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Louisville will disassemble guns seized by police before sending to auction

Mayor Craig Greenberg holds a manila envelope and stands at a lectern with the Louisville seal on it. Interim Police Chief Jacquelyn Gwynn-Villaroel stands behind to his right.
Roberto Roldan
Louisville Mayor Craig Greenberg holds up an envelope containing what he said was a gun used by a 17-year-old in a recent shooting.

Mayor Craig Greenberg announced Thursday that Louisville will remove the firing pins from guns seized by police before shipping them off to the state for auction.

The measure is mostly symbolic, as whoever purchases the firearm could re-insert the pin, making it operable again. But Greenberg and local law enforcement officials say it will send a message about the role of illegal firearms in Louisville’s gun violence crisis. Since 2020, the city has seen a spike in homicides and non-fatal shootings.

Kentucky law requires state police to auction guns seized by local police during an investigation. Greenberg said the city will put a sticker on the firearms noting that 146 people in Louisville were killed by guns last year, including 14 children.

A black-and-orange sticker reading "WARNING: DEADLY WEAPONS LIKE THIS ONE CAUSED 146 HOMICIDES BY GUNSHOT WOUND IN LOUISVILLE IN 2022. FOURTEEN OF THOSE DEATHS WERE CHILDREN." It sits on top of and obscures a press release on the subject.
Roberto Roldan
Stickers like this one will be affixed to disassembled guns before they are sent to Kentucky State Police to be auctioned.

“This gun should never end up back on the streets of Louisville and have the opportunity to be used in another crime,” he said, holding up a paper envelope containing a gun used by a 17-year-old in a recent shooting. “We must stop this madness.”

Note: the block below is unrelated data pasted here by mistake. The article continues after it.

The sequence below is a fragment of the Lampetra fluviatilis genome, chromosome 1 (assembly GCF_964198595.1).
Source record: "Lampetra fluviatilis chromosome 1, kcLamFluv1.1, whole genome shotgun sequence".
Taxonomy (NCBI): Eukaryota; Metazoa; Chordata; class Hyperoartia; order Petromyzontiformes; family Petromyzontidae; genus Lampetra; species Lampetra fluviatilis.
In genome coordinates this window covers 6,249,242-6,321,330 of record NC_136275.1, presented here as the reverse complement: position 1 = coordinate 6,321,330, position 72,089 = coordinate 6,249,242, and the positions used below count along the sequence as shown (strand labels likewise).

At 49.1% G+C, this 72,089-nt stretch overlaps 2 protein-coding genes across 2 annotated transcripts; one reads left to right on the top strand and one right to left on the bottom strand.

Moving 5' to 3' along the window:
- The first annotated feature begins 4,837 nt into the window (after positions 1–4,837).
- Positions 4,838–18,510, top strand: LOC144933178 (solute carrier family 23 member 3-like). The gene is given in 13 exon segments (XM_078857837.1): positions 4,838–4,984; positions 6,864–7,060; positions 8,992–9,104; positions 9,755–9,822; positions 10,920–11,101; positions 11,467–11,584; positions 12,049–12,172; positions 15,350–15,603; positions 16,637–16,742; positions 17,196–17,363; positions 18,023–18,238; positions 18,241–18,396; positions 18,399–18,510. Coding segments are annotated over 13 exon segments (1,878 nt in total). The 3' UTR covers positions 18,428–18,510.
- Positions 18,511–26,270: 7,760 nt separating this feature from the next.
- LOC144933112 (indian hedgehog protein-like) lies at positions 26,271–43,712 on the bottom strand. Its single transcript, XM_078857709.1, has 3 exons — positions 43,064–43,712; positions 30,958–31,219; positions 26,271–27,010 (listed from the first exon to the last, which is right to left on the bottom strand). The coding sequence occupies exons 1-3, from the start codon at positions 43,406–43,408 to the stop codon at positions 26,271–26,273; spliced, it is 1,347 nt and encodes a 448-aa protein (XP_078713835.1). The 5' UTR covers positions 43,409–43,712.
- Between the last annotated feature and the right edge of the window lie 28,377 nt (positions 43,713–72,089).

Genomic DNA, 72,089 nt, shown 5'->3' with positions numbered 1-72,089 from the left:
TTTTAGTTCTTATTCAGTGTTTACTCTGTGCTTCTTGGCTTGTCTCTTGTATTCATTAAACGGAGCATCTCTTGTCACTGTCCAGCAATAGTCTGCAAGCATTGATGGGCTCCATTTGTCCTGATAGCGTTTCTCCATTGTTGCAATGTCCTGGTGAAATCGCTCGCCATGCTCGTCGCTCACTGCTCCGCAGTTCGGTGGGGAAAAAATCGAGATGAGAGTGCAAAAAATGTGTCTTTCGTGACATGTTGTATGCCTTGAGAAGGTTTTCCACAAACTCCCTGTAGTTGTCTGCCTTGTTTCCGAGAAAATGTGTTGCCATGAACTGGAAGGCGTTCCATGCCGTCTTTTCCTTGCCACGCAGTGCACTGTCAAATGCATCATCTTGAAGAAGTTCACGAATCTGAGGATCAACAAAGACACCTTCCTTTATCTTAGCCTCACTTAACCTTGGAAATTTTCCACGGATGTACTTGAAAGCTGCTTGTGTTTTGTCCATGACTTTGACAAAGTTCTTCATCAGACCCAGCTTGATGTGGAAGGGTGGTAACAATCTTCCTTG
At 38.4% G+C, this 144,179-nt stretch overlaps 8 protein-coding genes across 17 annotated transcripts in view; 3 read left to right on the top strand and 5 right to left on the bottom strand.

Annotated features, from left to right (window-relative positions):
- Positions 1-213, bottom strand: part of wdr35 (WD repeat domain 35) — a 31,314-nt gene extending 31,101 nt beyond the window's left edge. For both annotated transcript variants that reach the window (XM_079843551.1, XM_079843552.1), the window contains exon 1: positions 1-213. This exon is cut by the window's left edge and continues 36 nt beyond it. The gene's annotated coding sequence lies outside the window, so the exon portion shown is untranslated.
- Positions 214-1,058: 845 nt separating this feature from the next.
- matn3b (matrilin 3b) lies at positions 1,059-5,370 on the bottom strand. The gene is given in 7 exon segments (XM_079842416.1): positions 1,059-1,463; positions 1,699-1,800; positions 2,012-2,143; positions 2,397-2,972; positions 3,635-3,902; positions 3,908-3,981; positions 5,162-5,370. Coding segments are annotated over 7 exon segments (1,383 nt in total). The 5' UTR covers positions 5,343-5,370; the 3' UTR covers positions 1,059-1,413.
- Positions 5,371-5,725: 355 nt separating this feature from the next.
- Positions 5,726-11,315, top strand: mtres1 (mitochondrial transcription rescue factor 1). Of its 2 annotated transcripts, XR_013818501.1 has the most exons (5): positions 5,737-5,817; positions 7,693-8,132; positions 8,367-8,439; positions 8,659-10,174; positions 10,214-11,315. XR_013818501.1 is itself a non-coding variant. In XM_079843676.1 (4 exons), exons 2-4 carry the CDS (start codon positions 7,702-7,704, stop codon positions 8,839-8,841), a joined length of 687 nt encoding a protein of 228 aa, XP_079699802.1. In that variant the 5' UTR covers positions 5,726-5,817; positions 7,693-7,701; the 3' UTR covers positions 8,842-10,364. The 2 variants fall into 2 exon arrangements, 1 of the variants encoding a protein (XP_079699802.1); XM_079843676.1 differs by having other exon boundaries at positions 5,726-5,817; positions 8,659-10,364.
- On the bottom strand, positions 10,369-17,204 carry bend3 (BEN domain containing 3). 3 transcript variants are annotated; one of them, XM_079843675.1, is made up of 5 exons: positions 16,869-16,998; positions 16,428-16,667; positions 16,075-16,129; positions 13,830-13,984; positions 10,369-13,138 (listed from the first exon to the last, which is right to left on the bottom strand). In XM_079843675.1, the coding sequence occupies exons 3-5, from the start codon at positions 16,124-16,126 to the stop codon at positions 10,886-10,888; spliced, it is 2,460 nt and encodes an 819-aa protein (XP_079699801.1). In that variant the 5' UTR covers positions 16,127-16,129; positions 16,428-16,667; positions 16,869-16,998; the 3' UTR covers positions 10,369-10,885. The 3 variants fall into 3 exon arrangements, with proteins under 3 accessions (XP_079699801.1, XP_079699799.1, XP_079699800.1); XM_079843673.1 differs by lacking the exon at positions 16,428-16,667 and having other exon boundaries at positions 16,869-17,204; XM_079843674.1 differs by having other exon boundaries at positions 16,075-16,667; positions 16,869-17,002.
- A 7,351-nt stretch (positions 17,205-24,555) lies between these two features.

A 2021 investigation by the Courier Journal found dozens of guns sold at auction later resurfaced in other criminal investigations.

During his campaign for mayor, Greenberg vowed to render guns seized by the Louisville Metro Police Department inoperable. But after reviewing the state law creating the auctions, he said Thursday that Louisville does not have the authority to permanently disable the firearms.

Greenberg threw his support behind HB 325, authored by Democratic Rep. Keturah Herron of Louisville, which would change the law to make that possible.

“When we seize drugs in our city, we don’t put those drugs back on the street and give them to a different drug dealer. We destroy them,” Greenberg said. “Why don’t we do the same thing with guns?”

He survived an attempted shooting at his campaign office a year ago.

LMPD Interim Chief Jacquelyn Gwynn-Villaroel said the department has “thousands” of seized guns stockpiled, awaiting transfer to Kentucky State Police.

With her on stage was a family member, Krista Gwynn, whose 19-year-old son was murdered in 2019. Gwynn’s daughter was also seriously injured in a 2021 shooting.

“The gun that killed my son should be destroyed,” Gwynn said, her voice shaking. “The gun that shot my daughter should be destroyed.”

Gwynn said the level of gun violence in Louisville and throughout the country is “a pandemic,” and she called the city’s new procedure for seized guns “a stepping stone.”

“Take the pin out, then maybe next year we can destroy the gun itself,” she said.

The proposed bill in the Kentucky House of Representatives was introduced Wednesday and has not yet been slated for a committee hearing.

Currently, Kentucky State police keep 20% of the proceeds from the sale of the seized firearms to reimburse the agency for running the program. The rest of the money funds the state’s Law Enforcement Protection Program, which distributes grants to local police departments for body armor, weapons, ammunition and body cameras.

In a statement, Kentucky State Fraternal Order of Police President Ryan Straw said his organization opposes HB 325 and any legislation that would permit rendering firearms unusable. The KY State FOP represents local police unions and departments across the state.

“We appreciate and share Mayor Greenberg’s desire to see a more safer Louisville but this will not achieve that objective,” Straw said. “Statewide, this will have far reaching ramifications for police & sheriffs departments that rely on funds from the legal sale of these firearms to purchase life saving body armor for law enforcement.”

Straw also noted that only federally licensed dealers are allowed to purchase the weapons.

Greenberg said the amount of money LMPD gets from auction sales is a “very small” part of the department’s budget. LMPD did not immediately respond to a request for specific funding numbers. Greenberg said his administration would ensure LMPD is properly equipped and wouldn’t see a budget shortfall from this new policy.

Roberto Roldan is the City Politics and Government Reporter for WFPL. Email Roberto at rroldan@lpm.org.

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